Liz Frey is spending a year in Malaysia teaching English as a second language as a member of the ELCA’s Young Adults in Global Mission (YAGM) program. The program relies on coordinators who facilitate the young adults’ ministry and provide mentoring and spiritual guidance. To support a YAGM coordinator, go to www.elca.org/missionarysponsorship.
I never thought of myself as brave. I have a very timid disposition, if you ask me. I do not like to face my fears; instead, I allow them to fester while I hide. I would wait for someone else to make a move. I would blame my inaction on others.
Fear or the opposite of bravery can be crippling and life changing. It hinders us in doing things that we want to do, that we should do, that we need to do. I can think of countless examples of times in my life that I allowed my fear to take control. My fear of being alone or unloved. My fear of losing a friend. My fear of being wrong. My fear of leaving home. The list goes on and on. I can pick out so many moments where my fear beat out the call of bravery.
Yet, a big change in me has been the development of bravery. I didn’t go to Oz to collect courage from the Wizard. Instead I came to Malaysia, and here is where I received bravery. I faced one of the biggest fears in my life – going out on my own. I couldn’t run home if things were difficult. I wanted to face this fear head on; I had allowed it to block other dreams and this wouldn’t happen again.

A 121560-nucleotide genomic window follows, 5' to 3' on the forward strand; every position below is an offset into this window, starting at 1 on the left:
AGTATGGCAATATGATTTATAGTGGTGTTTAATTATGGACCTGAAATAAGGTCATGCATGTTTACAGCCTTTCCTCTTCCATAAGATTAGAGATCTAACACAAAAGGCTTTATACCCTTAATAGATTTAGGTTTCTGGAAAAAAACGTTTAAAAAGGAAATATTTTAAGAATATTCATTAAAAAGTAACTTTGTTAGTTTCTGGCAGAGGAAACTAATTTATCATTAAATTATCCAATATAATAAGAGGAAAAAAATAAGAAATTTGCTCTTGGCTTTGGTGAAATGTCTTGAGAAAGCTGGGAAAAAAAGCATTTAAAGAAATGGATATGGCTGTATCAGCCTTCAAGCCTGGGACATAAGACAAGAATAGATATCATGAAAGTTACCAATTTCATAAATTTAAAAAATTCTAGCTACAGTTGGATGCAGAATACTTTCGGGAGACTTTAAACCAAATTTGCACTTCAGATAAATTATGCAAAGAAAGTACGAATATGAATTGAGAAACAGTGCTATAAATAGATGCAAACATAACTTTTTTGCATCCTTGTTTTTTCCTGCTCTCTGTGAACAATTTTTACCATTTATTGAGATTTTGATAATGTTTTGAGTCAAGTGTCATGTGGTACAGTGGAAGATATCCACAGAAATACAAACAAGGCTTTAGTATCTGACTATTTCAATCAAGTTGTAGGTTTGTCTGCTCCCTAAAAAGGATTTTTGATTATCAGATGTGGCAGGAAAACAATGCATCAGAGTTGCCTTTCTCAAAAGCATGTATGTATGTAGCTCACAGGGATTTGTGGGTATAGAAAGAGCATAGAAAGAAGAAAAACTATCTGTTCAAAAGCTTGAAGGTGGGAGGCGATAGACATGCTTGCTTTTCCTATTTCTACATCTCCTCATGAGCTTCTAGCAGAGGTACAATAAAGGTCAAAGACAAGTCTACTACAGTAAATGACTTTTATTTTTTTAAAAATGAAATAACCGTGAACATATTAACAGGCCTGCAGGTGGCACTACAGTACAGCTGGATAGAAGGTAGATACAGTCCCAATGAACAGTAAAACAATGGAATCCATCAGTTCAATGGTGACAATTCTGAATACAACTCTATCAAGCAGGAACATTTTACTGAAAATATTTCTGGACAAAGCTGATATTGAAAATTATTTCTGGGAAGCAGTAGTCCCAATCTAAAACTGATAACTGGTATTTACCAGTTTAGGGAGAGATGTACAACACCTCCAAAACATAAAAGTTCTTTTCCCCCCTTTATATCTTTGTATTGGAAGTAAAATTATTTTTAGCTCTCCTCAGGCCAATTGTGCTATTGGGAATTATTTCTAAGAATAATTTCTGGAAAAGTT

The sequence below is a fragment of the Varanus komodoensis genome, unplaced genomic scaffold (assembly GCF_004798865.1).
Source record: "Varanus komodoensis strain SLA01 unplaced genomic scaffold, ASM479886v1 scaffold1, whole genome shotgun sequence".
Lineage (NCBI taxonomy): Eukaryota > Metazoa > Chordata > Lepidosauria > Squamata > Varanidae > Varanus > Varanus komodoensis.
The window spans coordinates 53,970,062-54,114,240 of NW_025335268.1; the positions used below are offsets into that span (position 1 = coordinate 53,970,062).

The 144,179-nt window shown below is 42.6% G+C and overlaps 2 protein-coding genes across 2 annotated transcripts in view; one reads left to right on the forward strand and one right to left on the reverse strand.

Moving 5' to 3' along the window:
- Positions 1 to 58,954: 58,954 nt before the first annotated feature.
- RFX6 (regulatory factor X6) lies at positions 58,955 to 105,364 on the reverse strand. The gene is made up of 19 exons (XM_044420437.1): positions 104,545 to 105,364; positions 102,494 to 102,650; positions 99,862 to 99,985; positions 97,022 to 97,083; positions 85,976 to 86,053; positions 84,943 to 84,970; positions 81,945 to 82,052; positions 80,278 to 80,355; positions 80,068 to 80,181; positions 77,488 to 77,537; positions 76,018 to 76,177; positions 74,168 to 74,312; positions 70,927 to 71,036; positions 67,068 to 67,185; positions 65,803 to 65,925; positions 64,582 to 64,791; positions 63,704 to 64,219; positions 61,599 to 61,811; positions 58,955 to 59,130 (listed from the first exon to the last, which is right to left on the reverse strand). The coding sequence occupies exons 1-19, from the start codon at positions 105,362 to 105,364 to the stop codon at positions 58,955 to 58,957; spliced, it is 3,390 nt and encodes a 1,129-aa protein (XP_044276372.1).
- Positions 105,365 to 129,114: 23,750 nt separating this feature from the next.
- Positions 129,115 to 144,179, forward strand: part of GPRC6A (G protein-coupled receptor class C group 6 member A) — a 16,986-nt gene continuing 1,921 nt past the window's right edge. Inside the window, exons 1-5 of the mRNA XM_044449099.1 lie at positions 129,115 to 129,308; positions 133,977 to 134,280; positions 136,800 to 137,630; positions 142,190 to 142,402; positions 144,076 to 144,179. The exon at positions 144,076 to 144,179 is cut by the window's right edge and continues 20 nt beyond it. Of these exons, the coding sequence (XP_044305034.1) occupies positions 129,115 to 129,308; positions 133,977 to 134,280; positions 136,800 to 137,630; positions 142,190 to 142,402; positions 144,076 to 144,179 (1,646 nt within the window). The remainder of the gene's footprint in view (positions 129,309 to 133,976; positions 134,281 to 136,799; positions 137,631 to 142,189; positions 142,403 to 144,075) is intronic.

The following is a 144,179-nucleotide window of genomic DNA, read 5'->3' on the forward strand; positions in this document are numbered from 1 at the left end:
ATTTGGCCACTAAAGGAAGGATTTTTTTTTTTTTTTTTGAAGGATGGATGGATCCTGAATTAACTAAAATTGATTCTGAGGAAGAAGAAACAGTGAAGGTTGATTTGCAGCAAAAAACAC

I was really scared from the onset and in some serious denial about leaving. I had morphed the whole summer before coming to Malaysia into playtime. I pretended I wasn’t leaving. I could feel the fear creeping into me, as the time at home got shorter. But I was committed, and I was determined to face my fears in the unknown.
And I would be lying if I said that I don’t feel fear coming every day. Every day brings something new to tackle, big or small. But every time I feel this fear, I remind myself of a great quote from a great book, “Coraline” by Neil Gaiman: “Because when you’re scared but you still do it anyway, that’s brave.”
This is what I have learned about myself in the last eight months. I can be brave. In fact, I am brave. Fear is just part of life, but I can’t let it hold me back. As I round out the last few days of the semester at STS, I can’t help, but smile. I am so proud of myself and how far I have come. The next step is packing up this newfound bravery and bringing it home with me.